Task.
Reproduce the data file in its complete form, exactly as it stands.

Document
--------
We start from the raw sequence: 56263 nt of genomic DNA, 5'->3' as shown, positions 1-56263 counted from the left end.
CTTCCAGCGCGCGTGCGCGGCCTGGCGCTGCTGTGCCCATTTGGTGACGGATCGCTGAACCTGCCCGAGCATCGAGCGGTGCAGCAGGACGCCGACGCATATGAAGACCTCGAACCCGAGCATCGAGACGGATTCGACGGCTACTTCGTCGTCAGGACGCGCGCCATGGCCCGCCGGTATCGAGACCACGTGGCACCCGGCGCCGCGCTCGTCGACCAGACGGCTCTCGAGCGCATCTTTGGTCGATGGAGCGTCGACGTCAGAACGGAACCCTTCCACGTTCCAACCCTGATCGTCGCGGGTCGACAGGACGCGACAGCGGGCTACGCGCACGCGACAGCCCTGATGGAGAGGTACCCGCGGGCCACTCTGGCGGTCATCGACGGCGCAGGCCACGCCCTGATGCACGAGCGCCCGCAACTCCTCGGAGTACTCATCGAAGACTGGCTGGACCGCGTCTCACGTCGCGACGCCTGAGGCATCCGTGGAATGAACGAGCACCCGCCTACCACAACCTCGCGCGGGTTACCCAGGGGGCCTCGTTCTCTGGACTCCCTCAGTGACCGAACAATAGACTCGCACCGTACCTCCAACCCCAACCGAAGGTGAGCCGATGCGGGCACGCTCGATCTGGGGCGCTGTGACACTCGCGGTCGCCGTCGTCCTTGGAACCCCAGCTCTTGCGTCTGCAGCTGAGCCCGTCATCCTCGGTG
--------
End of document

We start from the raw sequence: 56263 nt of genomic DNA, 5'->3' as shown, positions 1-56263 counted from the left end.
CTTCCAGCGCGCGTGCGCGGCCTGGCGCTGCTGTGCCCATTTGGTGACGGATCGCTGAACCTGCCCGAGCATCGAGCGGTGCAGCAGGACGCCGACGCATATGAAGACCTCGAACCCGAGCATCGAGACGGATTCGACGGCTACTTCGTCGTCAGGACGCGCGCCATGGCCCGCCGGTATCGAGACCACGTGGCACCCGGCGCCGCGCTCGTCGACCAGACGGCTCTCGAGCGCATCTTTGGTCGATGGAGCGTCGACGTCAGAACGGAACCCTTCCACGTTCCAACCCTGATCGTCGCGGGTCGACAGGACGCGACAGCGGGCTACGCGCACGCGACAGCCCTGATGGAGAGGTACCCGCGGGCCACTCTGGCGGTCATCGACGGCGCAGGCCACGCCCTGATGCACGAGCGCCCGCAACTCCTCGGAGTACTCATCGAAGACTGGCTGGACCGCGTCTCACGTCGCGACGCCTGAGGCATCCGTGGAATGAACGAGCACCCGCCTACCACAACCTCGCGCGGGTTACCCAGGGGGCCTCGTTCTCTGGACTCCCTCAGTGACCGAACAATAGACTCGCACCGTACCTCCAACCCCAACCGAAGGTGAGCCGATGCGGGCACGCTCGATCTGGGGCGCTGTGACACTCGCGGTCGCCGTCGTCCTTGGAACCCCAGCTCTTGCGTCTGCAGCTGAGCCCGTCATCCTCGGTG